gcnvSampleSummary['avg-del-size'] = round(gcnvSampleSummary['bases-dels'] / gcnvSampleSummary['n-dels']).astype(int)
    gcnvSampleSummary['avg-amp-size'] = round(gcnvSampleSummary['bases-amps'] / gcnvSampleSummary['n-amps']).astype(int)
    gcnvSampleSummary['atOrAbove1kb'] = len(gcnvSample[gcnvSample['NP'] >= 1])
    gcnvSampleSummary['at1kb'] = len(gcnvSample[gcnvSample['NP'] == 1])
    gcnvSampleSummary['fractionAt1kb'] = gcnvSampleSummary['at1kb']/gcnvSampleSummary['atOrAbove1kb']    
    gcnvSampleSummary['median-qa-dels'] = b['QA'].median()
    gcnvSampleSummary['median-qa-amps'] = c['QA'].median()
    gcnvSampleSummary['median-qs-dels'] = b['QS'].median()
    gcnvSampleSummary['median-qs-amps'] = c['QS'].median()

    gcnvCohort.append(gcnvSampleSummary[['sample','cn0', 'cn1', 'cn2', 'cn3', 'cn4', 'cn5', 'n-total', 'n-dels', 'n-amps', 
                                         'bases-dels', 'bases-amps', 'avg-del-size', 'avg-amp-size', 
                                         'at1kb', 'fractionAt1kb', 
                                         'median-qa-dels', 'median-qa-amps', 'median-qs-dels', 'median-qs-amps']])
gcnvCohort = pd.concat(gcnvCohort, axis=0, sort=False, ignore_index=True)
print ('Chromosome 20')
gcnvCohort

Picking up trends by perusing the table by eye seems a tall order. Instead, visualize the data using a heatmap. Towards this, first normalize each data column.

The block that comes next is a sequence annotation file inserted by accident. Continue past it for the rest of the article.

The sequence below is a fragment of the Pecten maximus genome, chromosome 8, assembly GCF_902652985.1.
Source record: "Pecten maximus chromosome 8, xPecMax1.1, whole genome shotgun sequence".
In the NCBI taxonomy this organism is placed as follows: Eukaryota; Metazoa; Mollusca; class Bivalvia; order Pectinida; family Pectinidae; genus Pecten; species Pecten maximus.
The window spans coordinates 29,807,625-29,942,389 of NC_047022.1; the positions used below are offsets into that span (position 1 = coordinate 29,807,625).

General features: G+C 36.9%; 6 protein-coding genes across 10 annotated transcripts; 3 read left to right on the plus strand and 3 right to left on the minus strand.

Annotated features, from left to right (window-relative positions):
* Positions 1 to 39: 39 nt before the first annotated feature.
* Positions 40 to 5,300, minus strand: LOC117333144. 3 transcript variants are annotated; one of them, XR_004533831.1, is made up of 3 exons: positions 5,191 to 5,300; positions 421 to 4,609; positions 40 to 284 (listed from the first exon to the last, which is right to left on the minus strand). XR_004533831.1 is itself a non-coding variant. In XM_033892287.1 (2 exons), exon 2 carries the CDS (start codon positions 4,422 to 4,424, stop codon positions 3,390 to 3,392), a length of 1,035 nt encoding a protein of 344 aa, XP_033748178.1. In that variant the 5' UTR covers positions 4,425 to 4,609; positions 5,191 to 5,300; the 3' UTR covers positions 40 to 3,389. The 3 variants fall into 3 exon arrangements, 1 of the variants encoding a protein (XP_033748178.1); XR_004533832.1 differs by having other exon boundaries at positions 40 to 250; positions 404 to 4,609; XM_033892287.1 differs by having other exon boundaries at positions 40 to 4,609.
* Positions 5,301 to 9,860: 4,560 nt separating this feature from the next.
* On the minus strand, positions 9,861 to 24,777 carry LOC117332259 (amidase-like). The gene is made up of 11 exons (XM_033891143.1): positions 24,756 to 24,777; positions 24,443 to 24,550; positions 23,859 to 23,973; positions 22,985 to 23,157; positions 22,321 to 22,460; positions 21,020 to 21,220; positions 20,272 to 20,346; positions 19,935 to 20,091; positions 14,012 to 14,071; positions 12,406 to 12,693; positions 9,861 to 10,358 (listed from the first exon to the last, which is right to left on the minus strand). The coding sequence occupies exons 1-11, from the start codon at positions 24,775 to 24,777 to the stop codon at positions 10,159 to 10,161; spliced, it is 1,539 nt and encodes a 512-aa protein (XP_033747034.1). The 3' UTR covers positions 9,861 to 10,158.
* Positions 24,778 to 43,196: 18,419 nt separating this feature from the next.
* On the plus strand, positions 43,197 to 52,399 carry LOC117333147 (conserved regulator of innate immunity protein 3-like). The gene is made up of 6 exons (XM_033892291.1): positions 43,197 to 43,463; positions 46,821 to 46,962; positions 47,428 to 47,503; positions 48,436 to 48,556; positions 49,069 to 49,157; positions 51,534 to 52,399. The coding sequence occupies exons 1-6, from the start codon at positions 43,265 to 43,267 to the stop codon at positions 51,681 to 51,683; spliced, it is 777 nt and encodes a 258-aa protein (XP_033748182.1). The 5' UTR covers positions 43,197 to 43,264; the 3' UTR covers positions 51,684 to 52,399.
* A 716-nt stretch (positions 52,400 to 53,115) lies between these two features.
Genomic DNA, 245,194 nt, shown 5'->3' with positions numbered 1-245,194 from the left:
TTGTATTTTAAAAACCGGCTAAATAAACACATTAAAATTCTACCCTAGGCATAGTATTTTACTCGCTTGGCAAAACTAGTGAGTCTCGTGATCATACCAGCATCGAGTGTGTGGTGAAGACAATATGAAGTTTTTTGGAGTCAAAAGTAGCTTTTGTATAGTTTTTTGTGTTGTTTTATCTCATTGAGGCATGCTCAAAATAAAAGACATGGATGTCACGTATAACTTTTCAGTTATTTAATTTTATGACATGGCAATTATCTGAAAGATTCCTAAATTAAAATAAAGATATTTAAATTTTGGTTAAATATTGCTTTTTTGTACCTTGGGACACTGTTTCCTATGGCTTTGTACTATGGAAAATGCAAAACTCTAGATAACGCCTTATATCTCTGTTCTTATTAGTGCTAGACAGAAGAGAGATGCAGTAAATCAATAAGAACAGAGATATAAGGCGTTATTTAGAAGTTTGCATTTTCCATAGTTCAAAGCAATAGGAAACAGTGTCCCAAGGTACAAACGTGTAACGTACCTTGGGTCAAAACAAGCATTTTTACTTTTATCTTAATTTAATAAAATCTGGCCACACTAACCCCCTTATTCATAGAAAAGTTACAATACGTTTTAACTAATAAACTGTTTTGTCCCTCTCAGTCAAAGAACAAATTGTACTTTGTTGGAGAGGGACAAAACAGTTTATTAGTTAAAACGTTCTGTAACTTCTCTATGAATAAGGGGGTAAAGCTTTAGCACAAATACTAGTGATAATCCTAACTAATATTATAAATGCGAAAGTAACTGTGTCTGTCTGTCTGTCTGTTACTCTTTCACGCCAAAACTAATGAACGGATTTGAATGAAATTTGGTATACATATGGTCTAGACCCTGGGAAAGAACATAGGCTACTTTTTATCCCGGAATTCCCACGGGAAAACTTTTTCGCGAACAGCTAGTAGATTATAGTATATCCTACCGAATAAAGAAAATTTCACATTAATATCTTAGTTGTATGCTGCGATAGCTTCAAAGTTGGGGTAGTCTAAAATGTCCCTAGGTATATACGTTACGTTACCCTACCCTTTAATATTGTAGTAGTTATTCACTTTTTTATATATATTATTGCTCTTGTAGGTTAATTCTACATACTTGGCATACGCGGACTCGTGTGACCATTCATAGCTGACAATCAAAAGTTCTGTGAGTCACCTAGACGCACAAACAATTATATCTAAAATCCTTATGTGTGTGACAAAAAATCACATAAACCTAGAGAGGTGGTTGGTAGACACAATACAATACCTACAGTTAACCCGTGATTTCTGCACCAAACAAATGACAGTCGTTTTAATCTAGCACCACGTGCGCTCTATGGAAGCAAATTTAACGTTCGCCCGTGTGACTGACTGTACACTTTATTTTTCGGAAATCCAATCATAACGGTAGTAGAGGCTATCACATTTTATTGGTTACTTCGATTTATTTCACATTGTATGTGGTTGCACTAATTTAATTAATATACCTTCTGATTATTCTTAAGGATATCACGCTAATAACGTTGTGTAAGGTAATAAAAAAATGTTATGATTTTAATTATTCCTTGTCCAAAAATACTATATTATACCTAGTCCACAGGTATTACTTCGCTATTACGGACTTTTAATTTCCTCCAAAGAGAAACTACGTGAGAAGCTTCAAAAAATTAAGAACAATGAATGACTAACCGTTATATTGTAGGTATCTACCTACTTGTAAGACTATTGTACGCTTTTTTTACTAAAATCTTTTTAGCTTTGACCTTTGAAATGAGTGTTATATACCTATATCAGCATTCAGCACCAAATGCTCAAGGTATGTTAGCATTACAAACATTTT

# Normalize data columns of interest by subtracting the mean and dividing by the standard deviation
gcnvCohortIndex = gcnvCohort
columnsToNormalize=['cn0', 'cn1', 'cn2', 'cn3', 'cn4', 'cn5', 'n-total', 'n-dels', 'n-amps', 
                                         'bases-dels', 'bases-amps', 'avg-del-size', 'avg-amp-size', 
                                         'at1kb', 'fractionAt1kb',
                   'median-qa-dels', 'median-qa-amps', 'median-qs-dels', 'median-qs-amps']
gcnvCohortNorm=(gcnvCohortIndex[columnsToNormalize]-gcnvCohortIndex[columnsToNormalize].mean())/gcnvCohortIndex[columnsToNormalize].std()
gcnvCohortNorm.insert(loc=0, column='sample', value=gcnvCohort['sample'])
gcnvCohortNorm=gcnvCohortNorm.set_index('sample')     

A heatmap allows visualization of the metrics. A clustered heatmap further enables grouping the samples, as well as the metrics, by those that correlate.

# Generate clustered heatmap
sns.clustermap(gcnvCohortNorm,cmap="mako")
<seaborn.matrix.ClusterGrid at 0x14be04ef0>

At glance, three samples stand out from the rest. Instead of sample names, we can label the rows by population to see whether the larger groupings correlate.

# Replace sample names with 1000 Genomes Project super population grouping
# See <http://www.internationalgenome.org/category/population/> for designations
superGroup = pd.read_csv('participant.tsv', sep='\t')
gcnvSuper = gcnvCohortNorm.merge(superGroup[['entity:participant_id','super_population']], how='left', left_index=True, right_on='entity:participant_id')
gcnvSuper=gcnvSuper.set_index('super_population') 
# Redraw clustered heatmap with super population labels
sns.clustermap(gcnvSuper.iloc[:,0:-1],cmap="mako")
<seaborn.matrix.ClusterGrid at 0x14c0ca8d0>


Post edited by shlee on